"Am I Queen, or something else I might have been.
A star, backseat of a blacked out car.
Is that me or someone else entirely."
There is something quite queen-like about her. At 55, singer/songwriter Tracey Thorn returned with her fifth recording, Record (2018) and a sterling collection of mid to up-tempo hip swayers likely more in keeping with her late era output with musical and romantic partner Ben Watt as Everything But The Girl.
With over fifteen original recordings under her belt and an impressive run of genre styles (Everything But The Girl have tried things most wouldn't dare touch) there is something about the song Queen that sort of speaks to the Bedsit Disco Queen's (the name of her 2013 autobiography) right to have earned the recognition and title in her own right.
Not since hearing the return of Tina Turner and Private Dancer (1984) and I Might Have Been Queen have I felt such a worthiness be readily applied. But Thorn replaces Turner's fiery soulfulness with a reflective and nostalgic soulfulness.
There's also a maturity and richness to her voice that seems to deepen even more with age. Still, Thorn has always been an impressive and unique vocal presence on the pop scene foiled on occasion by Watt as duo Everything But The Girl.
Here at The Pop Song Blog she earned the Recording Of The Month nod in March 2018 over and above Ali Campbell's sprawling A Real Labour Of Love (2018) issue.
At a nice, tight nine songs Thorn's Record collection captures a kind of retro analogue-like easy dance groove presence that seems to work as a cohesive unit musically. Fans of her work and her voice will not be disappointed (not the Campbell fans should steer clear of his aforementioned collection).
There is also something about Thorn's age that feels appropriately world weary further inflecting the music that deepens the experience. Check the accompanying video as Thorn delivers a wonderfully evocative and simple performance that seems to work beautifully with the track.
I love Thorn. She's emotively beautiful to me in so many ways, but it saddens me to think that appearance and traditionally expected good looks is so important in today's pop music because the world is missing out on the talents of the Tracey Thorns as a result of such shallowly applied expectations. If you're not a sex kitten, despite often less than compelling voices that accompany those bodies, well then move over. Thankfully this listener grew up in an era when anyone could break into the business of pop music.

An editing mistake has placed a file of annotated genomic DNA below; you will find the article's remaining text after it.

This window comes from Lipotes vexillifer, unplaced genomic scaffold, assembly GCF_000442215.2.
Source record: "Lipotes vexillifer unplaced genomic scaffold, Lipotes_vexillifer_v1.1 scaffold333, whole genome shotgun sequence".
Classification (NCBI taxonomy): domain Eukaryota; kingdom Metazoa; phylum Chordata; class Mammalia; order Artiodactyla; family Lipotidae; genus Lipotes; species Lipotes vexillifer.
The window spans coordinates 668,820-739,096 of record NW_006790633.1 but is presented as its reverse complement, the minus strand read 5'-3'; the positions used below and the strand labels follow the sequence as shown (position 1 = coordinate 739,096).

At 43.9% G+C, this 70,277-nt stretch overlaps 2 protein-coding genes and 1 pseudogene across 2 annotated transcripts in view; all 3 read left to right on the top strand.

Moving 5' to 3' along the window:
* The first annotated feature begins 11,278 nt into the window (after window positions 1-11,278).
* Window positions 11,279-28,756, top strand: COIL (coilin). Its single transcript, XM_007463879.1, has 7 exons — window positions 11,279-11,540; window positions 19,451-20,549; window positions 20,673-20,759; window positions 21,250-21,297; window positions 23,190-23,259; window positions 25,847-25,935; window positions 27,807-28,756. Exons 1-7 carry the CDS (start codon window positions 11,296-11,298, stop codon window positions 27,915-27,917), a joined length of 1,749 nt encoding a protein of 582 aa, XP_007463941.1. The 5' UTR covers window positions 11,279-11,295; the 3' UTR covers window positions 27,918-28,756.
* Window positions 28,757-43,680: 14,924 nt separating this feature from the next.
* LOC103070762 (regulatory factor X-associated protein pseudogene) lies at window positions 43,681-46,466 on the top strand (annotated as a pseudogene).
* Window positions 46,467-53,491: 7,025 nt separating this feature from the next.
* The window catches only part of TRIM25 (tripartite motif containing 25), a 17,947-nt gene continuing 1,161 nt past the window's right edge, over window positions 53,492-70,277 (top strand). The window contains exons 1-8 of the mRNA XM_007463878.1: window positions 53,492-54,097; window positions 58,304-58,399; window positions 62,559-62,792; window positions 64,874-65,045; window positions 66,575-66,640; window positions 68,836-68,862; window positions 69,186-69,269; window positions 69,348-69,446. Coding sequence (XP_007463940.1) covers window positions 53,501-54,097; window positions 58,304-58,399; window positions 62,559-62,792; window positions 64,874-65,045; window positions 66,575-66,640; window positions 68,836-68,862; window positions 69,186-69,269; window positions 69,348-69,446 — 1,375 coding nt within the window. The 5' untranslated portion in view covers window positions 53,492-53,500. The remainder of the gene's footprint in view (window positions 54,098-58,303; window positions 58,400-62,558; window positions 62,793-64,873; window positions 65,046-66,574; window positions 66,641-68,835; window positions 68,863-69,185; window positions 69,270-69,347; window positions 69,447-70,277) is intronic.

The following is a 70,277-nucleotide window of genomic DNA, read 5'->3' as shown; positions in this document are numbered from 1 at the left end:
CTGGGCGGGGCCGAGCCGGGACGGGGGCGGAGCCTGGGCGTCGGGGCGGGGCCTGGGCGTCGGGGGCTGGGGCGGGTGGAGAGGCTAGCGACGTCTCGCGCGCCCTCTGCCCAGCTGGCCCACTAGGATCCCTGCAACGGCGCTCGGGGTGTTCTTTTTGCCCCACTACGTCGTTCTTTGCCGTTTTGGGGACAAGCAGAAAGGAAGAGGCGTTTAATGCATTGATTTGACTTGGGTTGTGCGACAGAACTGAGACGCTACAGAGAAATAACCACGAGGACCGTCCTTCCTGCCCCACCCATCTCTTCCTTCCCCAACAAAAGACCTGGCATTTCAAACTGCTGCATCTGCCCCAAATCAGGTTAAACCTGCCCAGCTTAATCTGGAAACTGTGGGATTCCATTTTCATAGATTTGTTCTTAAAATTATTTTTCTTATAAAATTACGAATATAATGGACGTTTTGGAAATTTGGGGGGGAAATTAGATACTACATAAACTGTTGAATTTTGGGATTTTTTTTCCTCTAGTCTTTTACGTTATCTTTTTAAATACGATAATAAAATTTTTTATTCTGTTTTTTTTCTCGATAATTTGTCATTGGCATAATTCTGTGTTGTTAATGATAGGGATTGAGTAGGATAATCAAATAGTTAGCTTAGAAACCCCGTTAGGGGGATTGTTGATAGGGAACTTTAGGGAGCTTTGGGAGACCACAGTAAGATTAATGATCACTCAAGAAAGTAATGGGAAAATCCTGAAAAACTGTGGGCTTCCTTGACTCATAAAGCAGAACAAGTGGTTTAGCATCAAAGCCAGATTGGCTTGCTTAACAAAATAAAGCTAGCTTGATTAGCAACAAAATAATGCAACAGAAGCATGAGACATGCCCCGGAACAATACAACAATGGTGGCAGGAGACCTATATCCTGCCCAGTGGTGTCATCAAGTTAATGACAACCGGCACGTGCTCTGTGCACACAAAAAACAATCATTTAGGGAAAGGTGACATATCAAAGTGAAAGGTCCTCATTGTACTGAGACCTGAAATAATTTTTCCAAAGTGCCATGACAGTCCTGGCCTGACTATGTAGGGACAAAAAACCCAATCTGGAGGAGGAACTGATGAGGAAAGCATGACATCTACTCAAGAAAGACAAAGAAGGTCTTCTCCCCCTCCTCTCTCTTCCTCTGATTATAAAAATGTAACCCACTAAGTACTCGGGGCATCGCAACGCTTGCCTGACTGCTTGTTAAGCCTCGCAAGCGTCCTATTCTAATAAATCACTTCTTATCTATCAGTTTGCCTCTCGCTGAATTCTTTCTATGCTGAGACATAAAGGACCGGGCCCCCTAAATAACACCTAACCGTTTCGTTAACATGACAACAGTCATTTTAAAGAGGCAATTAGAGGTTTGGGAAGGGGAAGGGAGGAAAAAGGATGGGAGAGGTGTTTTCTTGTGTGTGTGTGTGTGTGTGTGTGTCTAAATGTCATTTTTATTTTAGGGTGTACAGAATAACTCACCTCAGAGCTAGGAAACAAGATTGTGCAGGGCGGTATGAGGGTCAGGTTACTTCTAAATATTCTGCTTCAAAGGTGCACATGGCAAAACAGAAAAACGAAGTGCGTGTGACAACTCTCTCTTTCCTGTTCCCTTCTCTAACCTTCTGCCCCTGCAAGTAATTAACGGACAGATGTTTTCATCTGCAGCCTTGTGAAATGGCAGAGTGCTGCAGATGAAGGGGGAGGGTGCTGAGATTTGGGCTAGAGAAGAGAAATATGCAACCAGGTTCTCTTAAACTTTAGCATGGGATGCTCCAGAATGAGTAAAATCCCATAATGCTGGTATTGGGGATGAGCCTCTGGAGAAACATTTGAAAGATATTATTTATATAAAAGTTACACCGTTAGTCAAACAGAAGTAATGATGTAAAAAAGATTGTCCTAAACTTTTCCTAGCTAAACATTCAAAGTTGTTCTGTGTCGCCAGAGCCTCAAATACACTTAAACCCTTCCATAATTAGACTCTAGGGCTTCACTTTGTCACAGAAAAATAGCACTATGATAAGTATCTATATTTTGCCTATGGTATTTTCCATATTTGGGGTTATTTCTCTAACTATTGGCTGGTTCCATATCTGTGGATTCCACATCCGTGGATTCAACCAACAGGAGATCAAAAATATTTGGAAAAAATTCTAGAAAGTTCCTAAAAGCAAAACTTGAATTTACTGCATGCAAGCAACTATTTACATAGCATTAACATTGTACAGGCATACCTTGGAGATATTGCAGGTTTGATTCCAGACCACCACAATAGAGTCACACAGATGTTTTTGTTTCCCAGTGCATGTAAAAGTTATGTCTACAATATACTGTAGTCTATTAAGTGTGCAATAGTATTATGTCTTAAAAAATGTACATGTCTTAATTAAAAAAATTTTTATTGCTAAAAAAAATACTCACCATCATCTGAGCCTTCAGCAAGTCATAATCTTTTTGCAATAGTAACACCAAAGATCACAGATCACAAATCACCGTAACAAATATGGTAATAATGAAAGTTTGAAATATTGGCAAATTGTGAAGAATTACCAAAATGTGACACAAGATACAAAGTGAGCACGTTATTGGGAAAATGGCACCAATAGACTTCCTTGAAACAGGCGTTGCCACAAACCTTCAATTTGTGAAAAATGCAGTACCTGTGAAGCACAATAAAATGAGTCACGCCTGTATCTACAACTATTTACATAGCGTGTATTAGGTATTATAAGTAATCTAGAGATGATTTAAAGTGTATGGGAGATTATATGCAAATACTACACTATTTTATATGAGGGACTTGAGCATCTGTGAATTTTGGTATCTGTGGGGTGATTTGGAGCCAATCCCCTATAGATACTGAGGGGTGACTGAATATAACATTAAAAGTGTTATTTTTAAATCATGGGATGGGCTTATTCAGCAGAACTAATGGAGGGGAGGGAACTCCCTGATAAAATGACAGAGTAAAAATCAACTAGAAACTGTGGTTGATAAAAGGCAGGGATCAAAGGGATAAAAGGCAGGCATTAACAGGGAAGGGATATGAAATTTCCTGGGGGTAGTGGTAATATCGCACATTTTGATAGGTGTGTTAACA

Record. B-. A nine track collection that is a slow grower but one that is mostly a more than satisfying twirl through a retro era disco and one drenched with a sense of wisdom, reflection and a sobering realization of age and time and what it means to be a woman without preaching (Sister).
I will say I worried when I saw the sticker on the sleeve of my recording. 9 Euphoric Feminist Bangers. What is a red-blooded American male to think of that? I have no major complaints on Thorn's approach to female self-empowerment other than I feel these things are entirely opportunistic in 2018 and the era of #MeToo and it just doesn't feel genuine particularly with all she's accomplished without the need to identify by gender.
Thankfully, she's by no means a man hater, but, like most today, Thorn happily sides with the endless windfall of female activism and of course why should we expect anything less than the incessant drum beat of pop culture jumping on board these bandwagons. Gosh, isn't everyone a victim nowadays? Does everyone need to live through racial and gender identity politics?
The collection even ends with the perfect finale that captures it all in Dancefloor. How ironic? The dancefloor, a place for all shapes, sizes, genders and races to just share a mutual love of music.
So Record isn't euphoric perfection, but maybe it's a gender thing. But seriously, I don't think so.
Queen. A-. Easily the strongest, best track on the record and one that works as a kind of anthem-like theme to the singer herself.